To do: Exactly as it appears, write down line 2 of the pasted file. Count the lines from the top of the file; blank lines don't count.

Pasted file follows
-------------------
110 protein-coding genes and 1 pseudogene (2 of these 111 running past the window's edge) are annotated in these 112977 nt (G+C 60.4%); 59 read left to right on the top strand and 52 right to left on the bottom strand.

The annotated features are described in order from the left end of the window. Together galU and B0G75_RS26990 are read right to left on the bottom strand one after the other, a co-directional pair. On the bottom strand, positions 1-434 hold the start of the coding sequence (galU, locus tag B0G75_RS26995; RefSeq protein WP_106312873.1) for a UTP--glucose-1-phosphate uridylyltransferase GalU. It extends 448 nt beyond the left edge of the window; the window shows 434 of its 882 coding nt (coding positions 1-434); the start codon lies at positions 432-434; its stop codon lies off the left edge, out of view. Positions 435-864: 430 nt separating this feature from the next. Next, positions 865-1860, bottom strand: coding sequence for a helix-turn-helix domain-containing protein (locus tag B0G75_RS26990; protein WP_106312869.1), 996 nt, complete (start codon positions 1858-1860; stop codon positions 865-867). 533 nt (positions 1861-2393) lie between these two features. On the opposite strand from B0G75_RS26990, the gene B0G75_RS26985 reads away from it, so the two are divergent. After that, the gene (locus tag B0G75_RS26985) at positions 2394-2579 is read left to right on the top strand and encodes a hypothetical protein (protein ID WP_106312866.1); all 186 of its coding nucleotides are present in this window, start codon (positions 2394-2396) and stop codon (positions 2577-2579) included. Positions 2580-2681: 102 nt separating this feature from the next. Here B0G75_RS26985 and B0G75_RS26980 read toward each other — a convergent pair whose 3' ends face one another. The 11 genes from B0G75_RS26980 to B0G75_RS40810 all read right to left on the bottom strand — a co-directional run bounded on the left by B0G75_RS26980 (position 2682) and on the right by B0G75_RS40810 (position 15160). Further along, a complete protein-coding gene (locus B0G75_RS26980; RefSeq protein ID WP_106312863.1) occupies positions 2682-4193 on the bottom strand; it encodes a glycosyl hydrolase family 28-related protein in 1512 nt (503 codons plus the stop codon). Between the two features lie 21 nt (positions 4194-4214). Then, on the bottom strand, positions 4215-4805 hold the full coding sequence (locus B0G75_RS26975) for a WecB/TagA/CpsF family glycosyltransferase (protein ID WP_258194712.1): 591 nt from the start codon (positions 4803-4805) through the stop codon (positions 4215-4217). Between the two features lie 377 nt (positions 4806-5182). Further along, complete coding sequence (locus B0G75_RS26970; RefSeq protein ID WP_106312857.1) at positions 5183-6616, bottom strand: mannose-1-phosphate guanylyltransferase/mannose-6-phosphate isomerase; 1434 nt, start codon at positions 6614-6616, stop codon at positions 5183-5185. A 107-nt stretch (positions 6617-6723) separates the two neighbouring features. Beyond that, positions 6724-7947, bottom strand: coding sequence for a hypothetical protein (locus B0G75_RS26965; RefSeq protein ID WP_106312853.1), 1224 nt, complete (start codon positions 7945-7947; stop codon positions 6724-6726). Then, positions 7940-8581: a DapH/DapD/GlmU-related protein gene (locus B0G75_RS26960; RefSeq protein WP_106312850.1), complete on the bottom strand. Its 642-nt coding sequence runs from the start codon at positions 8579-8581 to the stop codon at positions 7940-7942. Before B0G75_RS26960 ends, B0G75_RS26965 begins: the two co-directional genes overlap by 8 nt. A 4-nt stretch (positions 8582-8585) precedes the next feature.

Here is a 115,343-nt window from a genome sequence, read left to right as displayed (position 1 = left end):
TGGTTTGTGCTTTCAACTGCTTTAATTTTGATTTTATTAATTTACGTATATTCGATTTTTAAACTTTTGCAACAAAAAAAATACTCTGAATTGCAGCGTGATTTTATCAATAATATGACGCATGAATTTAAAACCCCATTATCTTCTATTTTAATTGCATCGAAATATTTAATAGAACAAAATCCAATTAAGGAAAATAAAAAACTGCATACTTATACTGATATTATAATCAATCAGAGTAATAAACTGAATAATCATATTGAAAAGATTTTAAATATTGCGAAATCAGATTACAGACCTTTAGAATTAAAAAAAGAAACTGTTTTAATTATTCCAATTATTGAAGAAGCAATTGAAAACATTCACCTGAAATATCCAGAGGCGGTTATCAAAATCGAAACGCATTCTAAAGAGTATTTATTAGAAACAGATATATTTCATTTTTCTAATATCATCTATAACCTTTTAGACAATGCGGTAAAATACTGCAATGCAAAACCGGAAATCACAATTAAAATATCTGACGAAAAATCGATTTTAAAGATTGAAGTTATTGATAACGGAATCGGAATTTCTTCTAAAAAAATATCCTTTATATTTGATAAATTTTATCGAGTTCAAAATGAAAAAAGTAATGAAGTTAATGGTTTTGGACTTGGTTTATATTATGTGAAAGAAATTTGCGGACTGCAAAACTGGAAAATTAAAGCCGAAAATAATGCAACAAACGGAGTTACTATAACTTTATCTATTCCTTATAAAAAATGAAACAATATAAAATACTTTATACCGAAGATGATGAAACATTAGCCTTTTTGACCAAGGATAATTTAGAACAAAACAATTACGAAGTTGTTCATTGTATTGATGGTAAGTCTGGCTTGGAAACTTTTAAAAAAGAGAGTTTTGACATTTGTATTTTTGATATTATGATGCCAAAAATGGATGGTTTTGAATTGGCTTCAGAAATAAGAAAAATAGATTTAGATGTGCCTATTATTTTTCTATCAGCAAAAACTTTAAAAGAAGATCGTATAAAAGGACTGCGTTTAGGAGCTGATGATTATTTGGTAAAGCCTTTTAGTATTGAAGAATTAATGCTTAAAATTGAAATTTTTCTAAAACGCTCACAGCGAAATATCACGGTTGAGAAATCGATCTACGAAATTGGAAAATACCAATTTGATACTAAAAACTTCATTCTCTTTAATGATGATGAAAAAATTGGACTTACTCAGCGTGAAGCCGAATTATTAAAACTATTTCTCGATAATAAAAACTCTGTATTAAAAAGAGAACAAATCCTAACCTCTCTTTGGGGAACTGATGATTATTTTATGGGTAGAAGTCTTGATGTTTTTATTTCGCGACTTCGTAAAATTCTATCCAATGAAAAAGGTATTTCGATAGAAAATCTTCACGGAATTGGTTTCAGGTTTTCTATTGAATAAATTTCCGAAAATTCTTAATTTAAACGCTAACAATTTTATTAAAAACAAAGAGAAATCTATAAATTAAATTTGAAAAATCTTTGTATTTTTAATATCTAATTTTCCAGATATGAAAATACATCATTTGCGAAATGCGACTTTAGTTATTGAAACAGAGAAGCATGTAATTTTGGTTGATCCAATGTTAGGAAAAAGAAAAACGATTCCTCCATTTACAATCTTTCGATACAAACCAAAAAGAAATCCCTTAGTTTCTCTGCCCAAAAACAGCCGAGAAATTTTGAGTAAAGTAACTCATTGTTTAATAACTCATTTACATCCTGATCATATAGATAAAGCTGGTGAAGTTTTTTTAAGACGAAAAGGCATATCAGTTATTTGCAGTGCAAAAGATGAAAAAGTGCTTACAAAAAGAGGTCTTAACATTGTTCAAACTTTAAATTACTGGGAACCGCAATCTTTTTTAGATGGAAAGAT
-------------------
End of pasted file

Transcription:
The annotated features are described in order from the left end of the window. Together galU and B0G75_RS26990 are read right to left on the bottom strand one after the other, a co-directional pair. On the bottom strand, positions 1-434 hold the start of the coding sequence (galU, locus tag B0G75_RS26995; RefSeq protein WP_106312873.1) for a UTP--glucose-1-phosphate uridylyltransferase GalU. It extends 448 nt beyond the left edge of the window; the window shows 434 of its 882 coding nt (coding positions 1-434); the start codon lies at positions 432-434; its stop codon lies off the left edge, out of view. Positions 435-864: 430 nt separating this feature from the next. Next, positions 865-1860, bottom strand: coding sequence for a helix-turn-helix domain-containing protein (locus tag B0G75_RS26990; protein WP_106312869.1), 996 nt, complete (start codon positions 1858-1860; stop codon positions 865-867). 533 nt (positions 1861-2393) lie between these two features. On the opposite strand from B0G75_RS26990, the gene B0G75_RS26985 reads away from it, so the two are divergent. After that, the gene (locus tag B0G75_RS26985) at positions 2394-2579 is read left to right on the top strand and encodes a hypothetical protein (protein ID WP_106312866.1); all 186 of its coding nucleotides are present in this window, start codon (positions 2394-2396) and stop codon (positions 2577-2579) included. Positions 2580-2681: 102 nt separating this feature from the next. Here B0G75_RS26985 and B0G75_RS26980 read toward each other — a convergent pair whose 3' ends face one another. The 11 genes from B0G75_RS26980 to B0G75_RS40810 all read right to left on the bottom strand — a co-directional run bounded on the left by B0G75_RS26980 (position 2682) and on the right by B0G75_RS40810 (position 15160). Further along, a complete protein-coding gene (locus B0G75_RS26980; RefSeq protein ID WP_106312863.1) occupies positions 2682-4193 on the bottom strand; it encodes a glycosyl hydrolase family 28-related protein in 1512 nt (503 codons plus the stop codon). Between the two features lie 21 nt (positions 4194-4214). Then, on the bottom strand, positions 4215-4805 hold the full coding sequence (locus B0G75_RS26975) for a WecB/TagA/CpsF family glycosyltransferase (protein ID WP_258194712.1): 591 nt from the start codon (positions 4803-4805) through the stop codon (positions 4215-4217). Between the two features lie 377 nt (positions 4806-5182). Further along, complete coding sequence (locus B0G75_RS26970; RefSeq protein ID WP_106312857.1) at positions 5183-6616, bottom strand: mannose-1-phosphate guanylyltransferase/mannose-6-phosphate isomerase; 1434 nt, start codon at positions 6614-6616, stop codon at positions 5183-5185. A 107-nt stretch (positions 6617-6723) separates the two neighbouring features. Beyond that, positions 6724-7947, bottom strand: coding sequence for a hypothetical protein (locus B0G75_RS26965; RefSeq protein ID WP_106312853.1), 1224 nt, complete (start codon positions 7945-7947; stop codon positions 6724-6726). Then, positions 7940-8581: a DapH/DapD/GlmU-related protein gene (locus B0G75_RS26960; RefSeq protein WP_106312850.1), complete on the bottom strand. Its 642-nt coding sequence runs from the start codon at positions 8579-8581 to the stop codon at positions 7940-7942. Before B0G75_RS26960 ends, B0G75_RS26965 begins: the two co-directional genes overlap by 8 nt. A 4-nt stretch (positions 8582-8585) precedes the next feature.